Statement by Dr. David McKeown, Medical Officer of Health Announcement re: Respiratory Outbreak at Seven Oaks Nursing Home|
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Laboratory testing on autopsy specimens from three residents of Seven Oaks Home
for the Aged were reported this afternoon as positive for Legionella
pneumophila, the bacterium that causes Legionnaires' Disease. This indicates
that the cause of the current outbreak is likely Legionnaires' Disease.
Legionnaires' Disease is a form of pneumonia caused by bacteria formed
naturally in the environment, usually in water. The bacteria grow best in warm
water such as hot water tanks, large plumbing systems and air conditioning
systems. People get Legionnaires' Disease when they breath in air
contaminated by droplets of water containing the bacteria. Legionnaires'
Disease is not transmitted from person to person. Most cases can be
successfully treated with antibiotics, although older people with underlying
health conditions are more likely to become seriously ill and die.
The Legionnaires' Disease at Seven Oaks is confined to the nursing home.
Because Legionnaires' Disease is not transmitted from person to person, there
is no risk to the general community.
There have been no new cases of infection for the past two days and it appears
that transmission of the illness has subsided. There have been no further
Further testing will be carried out to confirm these findings. In the meantime
Toronto Public Health is taking immediate action to protect the health of
residents and staff.
- All staff and residents will be offered preventive antibiotics.
- All staff and residents will be monitored and receive blood tests to
identify any additional cases.
- Comprehensive environmental investigation is immediately underway to
identify the source of bacteria.
- The ventilation system will be shut down for inspection and samples will be
taken for analysis.
- Bottled water will be brought in for staff and residents.
- Any further action will be determined by the findings of the
What is Legionnaires’ Disease? Legionnaires’ Disease (LEE-juh-nares)
is caused by a type of bacteria called Legionella Pneumophillia. Legionella
bacteria are found naturally in the environment, usually in water. The bacteria
grow best in warm water (hot water tanks, large plumbing systems, parts of air
conditioning systems of large buildings). People get Legionnaires’ Disease when
they breath in air contaminated by droplets of water containing the bacteria.
What are the symptoms? Legionnaires' Disease can have symptoms like
many other forms of pneumonia, so it can be hard to diagnose at first. Signs of
the disease can include: a high fever, chills, and a cough. Some people may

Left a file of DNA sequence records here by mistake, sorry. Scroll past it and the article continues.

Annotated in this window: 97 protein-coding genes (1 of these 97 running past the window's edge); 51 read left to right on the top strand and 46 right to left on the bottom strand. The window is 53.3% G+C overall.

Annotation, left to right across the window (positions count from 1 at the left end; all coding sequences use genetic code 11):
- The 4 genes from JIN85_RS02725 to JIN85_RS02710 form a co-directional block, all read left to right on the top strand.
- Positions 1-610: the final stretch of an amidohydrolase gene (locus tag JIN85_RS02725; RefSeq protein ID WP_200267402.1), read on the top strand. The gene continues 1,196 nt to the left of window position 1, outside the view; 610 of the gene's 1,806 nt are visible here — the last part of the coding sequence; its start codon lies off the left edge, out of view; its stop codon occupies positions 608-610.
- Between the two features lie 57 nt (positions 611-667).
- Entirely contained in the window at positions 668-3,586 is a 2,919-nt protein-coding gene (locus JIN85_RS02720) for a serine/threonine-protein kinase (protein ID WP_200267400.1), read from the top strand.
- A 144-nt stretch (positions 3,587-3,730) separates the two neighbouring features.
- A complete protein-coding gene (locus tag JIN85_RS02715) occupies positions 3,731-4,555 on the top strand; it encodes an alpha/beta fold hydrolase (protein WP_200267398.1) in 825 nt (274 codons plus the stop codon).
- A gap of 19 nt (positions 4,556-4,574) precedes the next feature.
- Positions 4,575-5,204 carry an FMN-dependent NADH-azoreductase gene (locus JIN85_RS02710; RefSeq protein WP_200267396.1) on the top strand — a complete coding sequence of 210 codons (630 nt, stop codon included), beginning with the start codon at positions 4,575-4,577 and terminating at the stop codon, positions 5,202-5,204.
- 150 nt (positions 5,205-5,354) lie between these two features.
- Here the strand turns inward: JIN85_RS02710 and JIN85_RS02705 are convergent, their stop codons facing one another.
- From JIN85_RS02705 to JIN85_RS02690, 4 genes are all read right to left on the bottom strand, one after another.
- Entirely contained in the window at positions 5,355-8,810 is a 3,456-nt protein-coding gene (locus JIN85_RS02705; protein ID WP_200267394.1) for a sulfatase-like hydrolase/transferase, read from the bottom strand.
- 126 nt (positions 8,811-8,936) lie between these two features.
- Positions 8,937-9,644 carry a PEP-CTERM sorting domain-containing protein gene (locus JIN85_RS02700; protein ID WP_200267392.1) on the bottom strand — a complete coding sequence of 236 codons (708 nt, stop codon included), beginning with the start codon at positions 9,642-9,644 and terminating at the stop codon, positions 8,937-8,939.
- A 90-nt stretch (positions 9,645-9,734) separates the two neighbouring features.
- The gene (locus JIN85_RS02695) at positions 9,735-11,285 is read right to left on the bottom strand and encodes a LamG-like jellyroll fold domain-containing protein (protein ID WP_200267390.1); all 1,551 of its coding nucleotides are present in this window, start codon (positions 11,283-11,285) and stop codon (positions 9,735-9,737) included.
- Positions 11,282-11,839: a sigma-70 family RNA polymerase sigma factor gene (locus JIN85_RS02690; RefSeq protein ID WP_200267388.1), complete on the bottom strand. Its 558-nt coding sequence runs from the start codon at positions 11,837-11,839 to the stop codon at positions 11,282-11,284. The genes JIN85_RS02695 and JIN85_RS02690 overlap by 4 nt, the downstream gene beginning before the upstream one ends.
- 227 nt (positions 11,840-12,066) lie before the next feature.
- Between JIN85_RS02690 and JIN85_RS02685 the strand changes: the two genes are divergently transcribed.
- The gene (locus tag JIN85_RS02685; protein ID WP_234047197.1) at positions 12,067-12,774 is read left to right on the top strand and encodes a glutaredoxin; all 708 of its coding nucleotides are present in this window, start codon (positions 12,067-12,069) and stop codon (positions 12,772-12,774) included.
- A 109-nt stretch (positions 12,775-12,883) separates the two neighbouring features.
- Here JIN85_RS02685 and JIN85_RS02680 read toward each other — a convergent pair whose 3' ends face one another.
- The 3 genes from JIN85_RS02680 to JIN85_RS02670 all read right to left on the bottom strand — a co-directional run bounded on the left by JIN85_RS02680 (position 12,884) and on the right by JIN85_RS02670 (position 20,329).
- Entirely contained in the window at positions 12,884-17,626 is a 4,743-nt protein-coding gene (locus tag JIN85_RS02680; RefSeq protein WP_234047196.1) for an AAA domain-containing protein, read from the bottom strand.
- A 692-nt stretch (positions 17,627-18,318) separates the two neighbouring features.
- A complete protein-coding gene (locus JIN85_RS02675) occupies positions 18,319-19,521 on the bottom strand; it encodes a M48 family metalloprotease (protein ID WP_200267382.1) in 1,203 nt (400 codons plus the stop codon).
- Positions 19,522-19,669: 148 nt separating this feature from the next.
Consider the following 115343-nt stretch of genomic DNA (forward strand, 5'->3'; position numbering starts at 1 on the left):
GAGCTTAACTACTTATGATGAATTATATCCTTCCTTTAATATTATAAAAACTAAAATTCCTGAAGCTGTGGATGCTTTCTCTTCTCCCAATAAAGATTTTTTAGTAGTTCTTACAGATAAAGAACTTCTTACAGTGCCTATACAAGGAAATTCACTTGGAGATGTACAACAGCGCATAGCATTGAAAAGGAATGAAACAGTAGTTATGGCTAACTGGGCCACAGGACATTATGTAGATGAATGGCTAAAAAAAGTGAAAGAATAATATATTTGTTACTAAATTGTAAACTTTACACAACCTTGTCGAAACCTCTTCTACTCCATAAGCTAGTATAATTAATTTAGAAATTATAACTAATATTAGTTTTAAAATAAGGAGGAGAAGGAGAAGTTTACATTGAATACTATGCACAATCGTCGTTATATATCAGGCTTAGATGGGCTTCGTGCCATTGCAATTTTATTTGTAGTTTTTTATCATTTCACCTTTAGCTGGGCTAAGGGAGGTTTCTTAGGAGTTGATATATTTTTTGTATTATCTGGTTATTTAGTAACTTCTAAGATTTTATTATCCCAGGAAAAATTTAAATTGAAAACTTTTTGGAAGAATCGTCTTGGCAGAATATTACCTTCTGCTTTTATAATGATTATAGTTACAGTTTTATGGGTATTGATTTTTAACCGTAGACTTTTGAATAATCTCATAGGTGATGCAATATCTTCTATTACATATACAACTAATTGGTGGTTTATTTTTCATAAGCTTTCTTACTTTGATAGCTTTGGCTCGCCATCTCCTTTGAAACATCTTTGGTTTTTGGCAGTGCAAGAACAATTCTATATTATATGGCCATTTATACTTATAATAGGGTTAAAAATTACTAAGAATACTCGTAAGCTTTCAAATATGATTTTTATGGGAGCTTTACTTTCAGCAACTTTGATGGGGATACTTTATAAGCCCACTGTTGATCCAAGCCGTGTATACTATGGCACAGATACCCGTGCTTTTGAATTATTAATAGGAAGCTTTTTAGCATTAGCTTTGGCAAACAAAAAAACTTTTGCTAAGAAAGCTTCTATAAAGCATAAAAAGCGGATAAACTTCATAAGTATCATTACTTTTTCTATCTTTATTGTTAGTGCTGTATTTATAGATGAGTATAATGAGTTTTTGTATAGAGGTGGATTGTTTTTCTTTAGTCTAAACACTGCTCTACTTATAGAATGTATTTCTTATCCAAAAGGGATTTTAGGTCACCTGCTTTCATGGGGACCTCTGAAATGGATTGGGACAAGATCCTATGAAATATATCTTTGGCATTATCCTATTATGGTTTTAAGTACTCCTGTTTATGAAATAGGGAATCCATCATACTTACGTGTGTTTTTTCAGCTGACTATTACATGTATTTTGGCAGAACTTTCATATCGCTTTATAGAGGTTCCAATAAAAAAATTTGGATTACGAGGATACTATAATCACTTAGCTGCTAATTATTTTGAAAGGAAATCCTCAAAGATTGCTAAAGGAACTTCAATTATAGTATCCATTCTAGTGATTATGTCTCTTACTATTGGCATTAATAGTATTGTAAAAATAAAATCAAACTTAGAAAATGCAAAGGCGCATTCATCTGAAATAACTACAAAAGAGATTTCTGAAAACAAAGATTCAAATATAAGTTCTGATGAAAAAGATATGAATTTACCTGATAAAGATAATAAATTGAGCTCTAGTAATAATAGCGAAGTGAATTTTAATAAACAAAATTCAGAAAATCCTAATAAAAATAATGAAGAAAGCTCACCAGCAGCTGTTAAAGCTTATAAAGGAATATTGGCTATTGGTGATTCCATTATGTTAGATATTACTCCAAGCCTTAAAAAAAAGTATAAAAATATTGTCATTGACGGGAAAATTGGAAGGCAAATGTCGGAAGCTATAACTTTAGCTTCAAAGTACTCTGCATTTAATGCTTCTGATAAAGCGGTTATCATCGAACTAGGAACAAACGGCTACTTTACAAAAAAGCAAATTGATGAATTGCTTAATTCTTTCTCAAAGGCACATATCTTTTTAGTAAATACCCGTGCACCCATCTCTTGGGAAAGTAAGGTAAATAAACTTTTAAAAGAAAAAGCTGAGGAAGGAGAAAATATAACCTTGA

also suffer from muscle aches and headaches. These symptoms usually begin 2 to
14 days after being exposed to the bacteria.
How serious is it? Who is at risk? Legionnaires' Disease can be very
mild. This mild type of Legionnaires' Disease lasts two to five days, does not
require treatment and will resolve without further problems. Older (65 years
and older) people are most at risk for serious disease. People who are smokers,
those who have chronic lung disease or weak immune systems (diabetes, cancer,
transplant patients) are also at higher risk. Even with treatment,
Legionnaires' Disease can be fatal in up to 5-30 per cent of people with
pre-existing severe medical problems.
How is it transmitted? Legionella bacteria are NOT spread from one
person to another person. To get infected, you must breath contaminated
droplets from a source of Legionella bacteria. A person diagnosed with
Legionnaires' Disease in the community or the workplace is not a threat to
others who share common space.
Outbreaks of Legionnaires’ Disease Outbreaks occur when two or more
people become ill in the same place at the same time.
Legionnaires' Disease was discovered at a convention of the American Legion in
Philladelphia in 1976 when there were many cases of unexplained pneumonia.
Since that time, when groups of people get an unexplained or atypical
pneumonia, doctors think about Legionella. In the past decade there have been
several outbreaks in hospitals, factories, nursing homes and older buildings.
Is there treatment? Most cases can be treated successfully with
antibiotics. Healthy people usually recover from the infection. Older people
with other significant health problems are not able to fight the infection as
What do I do if I think I was exposed to Legionella bacteria? Most
people exposed to the bacteria do not become ill. If you have reason to
believe you were exposed to the bacteria, talk to your doctor or call Toronto
Public Health at 416-338-7600.